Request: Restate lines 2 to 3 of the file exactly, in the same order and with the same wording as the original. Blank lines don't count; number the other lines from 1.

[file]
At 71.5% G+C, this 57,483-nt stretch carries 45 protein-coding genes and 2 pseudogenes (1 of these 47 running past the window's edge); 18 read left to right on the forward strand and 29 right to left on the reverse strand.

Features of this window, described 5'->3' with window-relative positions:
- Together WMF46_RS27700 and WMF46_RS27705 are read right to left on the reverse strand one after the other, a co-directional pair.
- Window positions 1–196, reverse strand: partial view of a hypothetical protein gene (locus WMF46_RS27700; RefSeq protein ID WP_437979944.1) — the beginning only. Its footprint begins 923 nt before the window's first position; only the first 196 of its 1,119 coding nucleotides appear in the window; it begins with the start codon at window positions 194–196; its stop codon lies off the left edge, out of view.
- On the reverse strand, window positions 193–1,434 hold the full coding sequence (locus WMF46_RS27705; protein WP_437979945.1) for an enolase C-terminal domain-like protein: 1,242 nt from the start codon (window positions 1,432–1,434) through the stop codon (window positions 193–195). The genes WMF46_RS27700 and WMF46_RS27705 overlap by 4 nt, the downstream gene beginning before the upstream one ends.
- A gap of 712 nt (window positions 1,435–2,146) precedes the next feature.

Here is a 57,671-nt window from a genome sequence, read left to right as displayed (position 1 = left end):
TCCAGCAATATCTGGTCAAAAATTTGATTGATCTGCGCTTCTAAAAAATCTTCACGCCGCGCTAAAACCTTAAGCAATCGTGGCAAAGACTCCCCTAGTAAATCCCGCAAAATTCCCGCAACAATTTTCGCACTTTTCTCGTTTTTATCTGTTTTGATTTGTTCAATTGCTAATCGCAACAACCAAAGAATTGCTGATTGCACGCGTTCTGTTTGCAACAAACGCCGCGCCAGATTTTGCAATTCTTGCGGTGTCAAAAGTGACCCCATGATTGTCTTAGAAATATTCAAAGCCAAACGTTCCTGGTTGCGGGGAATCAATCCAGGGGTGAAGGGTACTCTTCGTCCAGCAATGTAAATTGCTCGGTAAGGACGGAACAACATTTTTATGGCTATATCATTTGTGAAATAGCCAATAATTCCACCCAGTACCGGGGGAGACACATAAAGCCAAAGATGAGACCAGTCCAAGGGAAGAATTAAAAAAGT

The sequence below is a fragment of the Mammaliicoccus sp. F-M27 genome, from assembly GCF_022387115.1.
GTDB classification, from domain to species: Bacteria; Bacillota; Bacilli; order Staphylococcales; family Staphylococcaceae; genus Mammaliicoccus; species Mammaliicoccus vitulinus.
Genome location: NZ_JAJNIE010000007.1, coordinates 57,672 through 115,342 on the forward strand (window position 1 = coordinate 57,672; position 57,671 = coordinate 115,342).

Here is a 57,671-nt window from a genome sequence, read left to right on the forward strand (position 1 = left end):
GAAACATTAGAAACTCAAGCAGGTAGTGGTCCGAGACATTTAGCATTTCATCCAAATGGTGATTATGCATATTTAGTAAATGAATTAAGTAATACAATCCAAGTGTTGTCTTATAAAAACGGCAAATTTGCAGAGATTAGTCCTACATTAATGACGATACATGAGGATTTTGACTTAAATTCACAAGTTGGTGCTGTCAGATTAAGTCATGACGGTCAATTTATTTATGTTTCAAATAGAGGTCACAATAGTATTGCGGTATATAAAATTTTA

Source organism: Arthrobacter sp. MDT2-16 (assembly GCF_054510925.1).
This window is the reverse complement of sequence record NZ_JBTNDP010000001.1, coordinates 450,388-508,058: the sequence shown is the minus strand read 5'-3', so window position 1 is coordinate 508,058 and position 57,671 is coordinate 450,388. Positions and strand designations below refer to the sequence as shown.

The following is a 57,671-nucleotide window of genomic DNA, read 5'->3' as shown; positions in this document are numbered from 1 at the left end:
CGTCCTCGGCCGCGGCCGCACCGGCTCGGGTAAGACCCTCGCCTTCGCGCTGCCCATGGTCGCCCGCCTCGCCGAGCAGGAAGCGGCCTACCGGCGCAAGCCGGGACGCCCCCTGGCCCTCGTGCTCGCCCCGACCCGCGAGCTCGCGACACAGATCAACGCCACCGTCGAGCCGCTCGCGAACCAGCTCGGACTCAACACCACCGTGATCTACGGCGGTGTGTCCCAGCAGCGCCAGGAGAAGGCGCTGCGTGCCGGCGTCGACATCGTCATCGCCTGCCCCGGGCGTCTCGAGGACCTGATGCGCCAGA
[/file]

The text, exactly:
Features of this window, described 5'->3' with window-relative positions:
- Together WMF46_RS27700 and WMF46_RS27705 are read right to left on the reverse strand one after the other, a co-directional pair.